Singapore: A team of researchers here has for the first time grown tiny brains-in-a-dish that mimic the major pathological features of Parkinson’s disease — a common age-related neurodegenerative disorder.
The research, led by scientists from the Genome Institute of Singapore (GIS), the National Neuroscience Institute (NNI) and Duke-NUS Medical School, published in the Annals of Neurology, offers a new way to study how the degenerative brain disease progresses and explore possible new treatments.
The team grew the small pea-sized human midbrain-like organoids from human stem cells into a bundle of neurons and other cells found in the brain. The organoids enable scientists to study how the human brain develops and communicates.
They are essentially three-dimensional, multicellular, in vitro tissue constructs that mimic the human midbrain.
“These experiments are the first to recreate the distinctive features of Parkinson’s disease that we see only in human patients,” said Hyunsoo Shawn Je, Associate Professor, from the Neuroscience and Behavioural Disorders Programme at Duke-NUS.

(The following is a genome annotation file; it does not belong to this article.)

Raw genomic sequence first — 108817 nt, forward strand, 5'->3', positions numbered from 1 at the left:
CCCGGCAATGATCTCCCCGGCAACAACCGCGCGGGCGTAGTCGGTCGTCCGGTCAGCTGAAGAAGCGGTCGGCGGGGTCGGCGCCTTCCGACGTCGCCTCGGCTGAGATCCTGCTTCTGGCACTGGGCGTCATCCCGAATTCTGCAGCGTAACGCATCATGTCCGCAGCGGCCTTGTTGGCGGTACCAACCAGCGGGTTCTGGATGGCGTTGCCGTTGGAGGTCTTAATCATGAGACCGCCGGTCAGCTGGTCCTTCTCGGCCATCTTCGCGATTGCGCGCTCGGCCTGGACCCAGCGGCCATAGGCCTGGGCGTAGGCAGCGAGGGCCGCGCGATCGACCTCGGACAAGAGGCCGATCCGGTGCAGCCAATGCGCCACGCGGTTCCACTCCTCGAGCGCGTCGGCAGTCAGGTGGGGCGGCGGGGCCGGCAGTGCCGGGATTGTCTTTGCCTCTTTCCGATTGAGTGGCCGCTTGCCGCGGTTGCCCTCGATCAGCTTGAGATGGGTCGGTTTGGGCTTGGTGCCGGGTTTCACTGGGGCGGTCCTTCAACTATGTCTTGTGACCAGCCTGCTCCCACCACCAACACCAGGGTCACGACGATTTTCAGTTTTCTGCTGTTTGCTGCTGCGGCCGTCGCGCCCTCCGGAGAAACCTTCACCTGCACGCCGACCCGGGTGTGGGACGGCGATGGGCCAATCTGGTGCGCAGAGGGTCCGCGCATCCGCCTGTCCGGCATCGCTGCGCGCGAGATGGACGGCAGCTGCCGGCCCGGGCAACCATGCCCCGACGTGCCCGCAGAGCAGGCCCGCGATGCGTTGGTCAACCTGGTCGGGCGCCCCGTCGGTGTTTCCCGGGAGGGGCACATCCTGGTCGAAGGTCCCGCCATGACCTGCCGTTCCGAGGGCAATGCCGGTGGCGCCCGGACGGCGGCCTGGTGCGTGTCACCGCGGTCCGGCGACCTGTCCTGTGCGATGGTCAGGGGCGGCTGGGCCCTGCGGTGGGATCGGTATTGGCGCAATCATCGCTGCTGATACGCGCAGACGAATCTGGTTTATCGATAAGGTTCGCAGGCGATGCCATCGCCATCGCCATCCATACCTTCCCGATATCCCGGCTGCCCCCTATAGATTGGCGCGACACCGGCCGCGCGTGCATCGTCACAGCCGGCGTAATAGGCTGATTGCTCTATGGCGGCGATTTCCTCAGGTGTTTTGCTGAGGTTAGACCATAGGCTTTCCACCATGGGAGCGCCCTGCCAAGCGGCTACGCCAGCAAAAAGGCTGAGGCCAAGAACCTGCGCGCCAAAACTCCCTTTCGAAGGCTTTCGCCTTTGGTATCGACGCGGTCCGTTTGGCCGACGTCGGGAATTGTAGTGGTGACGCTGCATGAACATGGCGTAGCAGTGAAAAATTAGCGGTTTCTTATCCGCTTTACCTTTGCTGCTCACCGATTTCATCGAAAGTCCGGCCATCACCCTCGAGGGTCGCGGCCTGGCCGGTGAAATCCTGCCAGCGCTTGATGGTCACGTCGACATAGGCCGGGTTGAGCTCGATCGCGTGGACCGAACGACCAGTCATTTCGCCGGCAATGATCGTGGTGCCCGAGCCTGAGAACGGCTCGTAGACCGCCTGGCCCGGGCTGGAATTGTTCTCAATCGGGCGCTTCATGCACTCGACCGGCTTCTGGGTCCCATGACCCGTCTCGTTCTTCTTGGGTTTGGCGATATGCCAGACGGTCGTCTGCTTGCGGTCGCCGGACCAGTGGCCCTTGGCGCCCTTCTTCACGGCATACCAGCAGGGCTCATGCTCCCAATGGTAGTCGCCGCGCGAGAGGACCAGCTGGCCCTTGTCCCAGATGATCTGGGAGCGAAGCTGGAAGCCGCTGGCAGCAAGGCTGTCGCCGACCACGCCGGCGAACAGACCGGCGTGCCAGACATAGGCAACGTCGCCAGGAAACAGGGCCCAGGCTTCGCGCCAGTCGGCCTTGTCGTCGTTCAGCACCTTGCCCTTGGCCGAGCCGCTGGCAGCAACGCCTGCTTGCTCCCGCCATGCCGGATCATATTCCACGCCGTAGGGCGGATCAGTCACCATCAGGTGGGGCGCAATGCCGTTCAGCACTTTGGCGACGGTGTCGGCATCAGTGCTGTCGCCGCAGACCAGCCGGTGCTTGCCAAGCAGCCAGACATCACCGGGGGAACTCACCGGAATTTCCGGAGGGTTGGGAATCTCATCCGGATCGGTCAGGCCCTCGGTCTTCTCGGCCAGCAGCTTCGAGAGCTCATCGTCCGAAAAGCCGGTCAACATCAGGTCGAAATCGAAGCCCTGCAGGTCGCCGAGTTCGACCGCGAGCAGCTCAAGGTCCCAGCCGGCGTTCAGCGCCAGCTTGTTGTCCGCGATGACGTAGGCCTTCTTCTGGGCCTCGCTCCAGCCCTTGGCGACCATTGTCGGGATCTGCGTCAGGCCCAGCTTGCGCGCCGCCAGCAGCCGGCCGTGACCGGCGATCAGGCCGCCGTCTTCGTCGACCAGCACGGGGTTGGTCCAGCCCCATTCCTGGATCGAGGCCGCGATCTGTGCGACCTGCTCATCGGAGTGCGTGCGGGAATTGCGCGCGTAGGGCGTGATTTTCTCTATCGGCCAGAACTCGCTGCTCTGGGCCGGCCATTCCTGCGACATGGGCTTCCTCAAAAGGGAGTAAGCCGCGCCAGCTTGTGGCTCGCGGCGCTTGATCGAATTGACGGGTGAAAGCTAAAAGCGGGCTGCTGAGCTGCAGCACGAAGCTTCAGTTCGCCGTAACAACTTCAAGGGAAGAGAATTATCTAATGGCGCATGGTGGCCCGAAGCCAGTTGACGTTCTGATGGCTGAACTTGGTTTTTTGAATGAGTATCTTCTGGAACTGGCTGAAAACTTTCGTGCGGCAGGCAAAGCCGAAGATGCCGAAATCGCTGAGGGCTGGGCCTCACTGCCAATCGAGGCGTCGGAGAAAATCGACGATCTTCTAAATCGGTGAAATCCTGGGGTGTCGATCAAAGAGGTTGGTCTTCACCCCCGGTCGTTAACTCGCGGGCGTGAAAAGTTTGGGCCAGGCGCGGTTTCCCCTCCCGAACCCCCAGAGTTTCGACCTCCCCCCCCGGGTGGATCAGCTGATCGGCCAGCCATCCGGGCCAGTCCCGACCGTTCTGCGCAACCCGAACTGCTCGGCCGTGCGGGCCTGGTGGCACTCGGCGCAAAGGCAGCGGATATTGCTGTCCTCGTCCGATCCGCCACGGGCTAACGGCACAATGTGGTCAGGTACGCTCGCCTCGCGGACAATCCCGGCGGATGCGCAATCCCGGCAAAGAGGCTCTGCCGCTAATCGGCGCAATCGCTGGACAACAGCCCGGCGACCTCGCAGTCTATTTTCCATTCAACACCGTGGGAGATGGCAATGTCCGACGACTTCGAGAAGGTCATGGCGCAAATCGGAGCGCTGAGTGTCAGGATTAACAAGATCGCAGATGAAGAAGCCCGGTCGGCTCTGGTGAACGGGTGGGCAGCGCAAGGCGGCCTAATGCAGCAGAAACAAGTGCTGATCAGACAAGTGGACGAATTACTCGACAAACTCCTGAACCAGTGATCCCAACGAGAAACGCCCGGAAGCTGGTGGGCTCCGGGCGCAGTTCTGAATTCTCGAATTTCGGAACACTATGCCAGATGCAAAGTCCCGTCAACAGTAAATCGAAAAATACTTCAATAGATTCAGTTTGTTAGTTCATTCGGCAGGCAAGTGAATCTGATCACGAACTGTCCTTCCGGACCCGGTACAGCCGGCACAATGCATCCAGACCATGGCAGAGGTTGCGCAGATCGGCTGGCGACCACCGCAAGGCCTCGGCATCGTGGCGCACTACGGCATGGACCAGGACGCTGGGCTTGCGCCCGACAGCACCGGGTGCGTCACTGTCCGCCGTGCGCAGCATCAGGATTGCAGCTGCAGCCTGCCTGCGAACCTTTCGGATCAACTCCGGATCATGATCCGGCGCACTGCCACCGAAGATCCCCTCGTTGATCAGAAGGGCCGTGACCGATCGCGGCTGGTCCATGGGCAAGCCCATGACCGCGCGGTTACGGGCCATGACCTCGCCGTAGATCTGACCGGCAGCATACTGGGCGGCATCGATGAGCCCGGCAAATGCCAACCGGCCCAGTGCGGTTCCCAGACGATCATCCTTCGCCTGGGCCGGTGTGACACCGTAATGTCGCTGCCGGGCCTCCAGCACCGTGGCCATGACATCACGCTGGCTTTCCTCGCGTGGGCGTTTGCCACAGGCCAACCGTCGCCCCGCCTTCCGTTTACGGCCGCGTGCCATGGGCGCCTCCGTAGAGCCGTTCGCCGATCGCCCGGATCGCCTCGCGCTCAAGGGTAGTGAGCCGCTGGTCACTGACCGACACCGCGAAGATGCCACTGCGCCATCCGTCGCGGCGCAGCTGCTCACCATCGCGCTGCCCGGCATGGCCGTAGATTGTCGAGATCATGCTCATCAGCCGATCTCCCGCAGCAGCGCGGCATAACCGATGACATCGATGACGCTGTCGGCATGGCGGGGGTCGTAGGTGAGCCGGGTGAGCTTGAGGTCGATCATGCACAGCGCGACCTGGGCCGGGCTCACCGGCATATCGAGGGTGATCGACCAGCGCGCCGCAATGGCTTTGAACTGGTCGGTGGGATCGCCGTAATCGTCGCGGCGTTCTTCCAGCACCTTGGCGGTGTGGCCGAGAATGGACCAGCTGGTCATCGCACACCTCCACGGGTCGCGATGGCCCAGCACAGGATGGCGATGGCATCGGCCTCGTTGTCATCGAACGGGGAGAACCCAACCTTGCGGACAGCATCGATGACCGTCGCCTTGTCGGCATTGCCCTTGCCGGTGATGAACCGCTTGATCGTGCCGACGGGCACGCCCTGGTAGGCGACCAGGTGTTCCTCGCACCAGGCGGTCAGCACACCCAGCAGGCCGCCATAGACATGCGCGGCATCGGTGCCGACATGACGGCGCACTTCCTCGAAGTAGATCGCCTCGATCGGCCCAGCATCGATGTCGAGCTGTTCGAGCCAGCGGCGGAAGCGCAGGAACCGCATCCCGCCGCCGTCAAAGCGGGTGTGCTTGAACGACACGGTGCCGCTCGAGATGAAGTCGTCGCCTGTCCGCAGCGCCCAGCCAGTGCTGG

“We have created a new model of the pathology involved, which will allow us to track how the disease develops and how it might be slowed down or stopped,” Je added.
By manipulating the DNA of the starting stem cells to match genetic risk factors found in patients with Parkinson’s disease, the study scientists were able to grow organoids with neurons that showed both Lewy bodies and the progressive loss of dopamine-producing neurons.
The organoid system will enable research into Parkinson’s disease and other conditions not possible with current animal models. The team is already using organoids to investigate why and how Lewy bodies form in human brain cells, and screen drugs that can potentially stop disease progression.
“This discovery provides insights and a ‘humanised’ disease model that can facilitate drug testing against Parkinson’s disease and dementia. Our organoid model with a genetic mutation on the GBA gene is also highly relevant as we have several of these genetic mutation carriers locally,” said Professor Tan Eng King, Deputy Medical Director, at NNI.